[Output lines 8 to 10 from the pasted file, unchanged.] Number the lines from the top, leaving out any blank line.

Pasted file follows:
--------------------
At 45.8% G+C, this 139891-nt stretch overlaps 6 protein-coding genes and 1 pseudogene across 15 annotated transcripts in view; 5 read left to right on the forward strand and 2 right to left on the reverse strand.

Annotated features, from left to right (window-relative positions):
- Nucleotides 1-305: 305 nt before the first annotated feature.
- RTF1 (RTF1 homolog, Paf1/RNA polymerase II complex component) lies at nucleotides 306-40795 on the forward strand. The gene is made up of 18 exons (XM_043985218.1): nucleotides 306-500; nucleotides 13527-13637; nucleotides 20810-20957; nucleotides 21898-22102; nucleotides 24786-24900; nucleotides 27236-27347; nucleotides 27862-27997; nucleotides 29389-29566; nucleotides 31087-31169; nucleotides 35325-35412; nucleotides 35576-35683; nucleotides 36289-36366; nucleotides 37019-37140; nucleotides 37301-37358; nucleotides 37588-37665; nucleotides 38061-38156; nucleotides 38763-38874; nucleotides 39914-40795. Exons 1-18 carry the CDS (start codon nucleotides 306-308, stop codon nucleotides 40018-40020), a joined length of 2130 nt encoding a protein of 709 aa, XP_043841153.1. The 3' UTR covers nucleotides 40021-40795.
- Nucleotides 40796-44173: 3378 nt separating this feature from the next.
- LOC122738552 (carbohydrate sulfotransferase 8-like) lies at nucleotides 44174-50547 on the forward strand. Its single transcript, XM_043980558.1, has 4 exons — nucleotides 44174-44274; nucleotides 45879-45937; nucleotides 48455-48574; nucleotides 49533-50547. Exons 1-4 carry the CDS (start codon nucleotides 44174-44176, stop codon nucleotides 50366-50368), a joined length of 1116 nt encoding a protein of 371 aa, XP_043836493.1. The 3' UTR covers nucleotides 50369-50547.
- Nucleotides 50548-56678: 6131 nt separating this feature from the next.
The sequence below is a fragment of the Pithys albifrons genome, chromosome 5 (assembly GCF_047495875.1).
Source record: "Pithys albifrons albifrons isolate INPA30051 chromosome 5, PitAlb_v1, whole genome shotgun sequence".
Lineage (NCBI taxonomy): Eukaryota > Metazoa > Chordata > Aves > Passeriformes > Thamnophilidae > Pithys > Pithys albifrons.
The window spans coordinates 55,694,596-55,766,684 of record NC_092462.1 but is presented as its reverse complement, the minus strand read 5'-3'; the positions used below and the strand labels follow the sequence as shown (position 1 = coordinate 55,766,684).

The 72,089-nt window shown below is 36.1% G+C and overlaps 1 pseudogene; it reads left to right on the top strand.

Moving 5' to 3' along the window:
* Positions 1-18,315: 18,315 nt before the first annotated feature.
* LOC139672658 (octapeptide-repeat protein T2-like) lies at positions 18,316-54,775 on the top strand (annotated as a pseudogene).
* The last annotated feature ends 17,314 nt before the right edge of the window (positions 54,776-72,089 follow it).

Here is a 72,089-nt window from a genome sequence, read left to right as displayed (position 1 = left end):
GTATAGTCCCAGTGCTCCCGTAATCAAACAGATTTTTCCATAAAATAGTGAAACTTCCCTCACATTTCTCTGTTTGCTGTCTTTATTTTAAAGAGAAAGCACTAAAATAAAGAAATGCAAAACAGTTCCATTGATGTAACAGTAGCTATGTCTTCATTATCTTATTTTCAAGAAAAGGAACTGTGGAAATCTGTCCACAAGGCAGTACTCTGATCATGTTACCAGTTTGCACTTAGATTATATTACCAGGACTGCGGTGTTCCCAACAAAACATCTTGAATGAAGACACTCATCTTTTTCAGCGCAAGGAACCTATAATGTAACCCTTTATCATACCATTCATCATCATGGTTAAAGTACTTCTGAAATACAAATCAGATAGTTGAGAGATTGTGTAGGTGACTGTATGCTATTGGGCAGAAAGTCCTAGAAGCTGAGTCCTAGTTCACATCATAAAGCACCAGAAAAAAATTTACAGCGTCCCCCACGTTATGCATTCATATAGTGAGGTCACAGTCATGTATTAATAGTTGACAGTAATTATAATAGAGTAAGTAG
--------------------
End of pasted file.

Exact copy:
The sequence below is a fragment of the Pithys albifrons genome, chromosome 5 (assembly GCF_047495875.1).
Source record: "Pithys albifrons albifrons isolate INPA30051 chromosome 5, PitAlb_v1, whole genome shotgun sequence".
Lineage (NCBI taxonomy): Eukaryota > Metazoa > Chordata > Aves > Passeriformes > Thamnophilidae > Pithys > Pithys albifrons.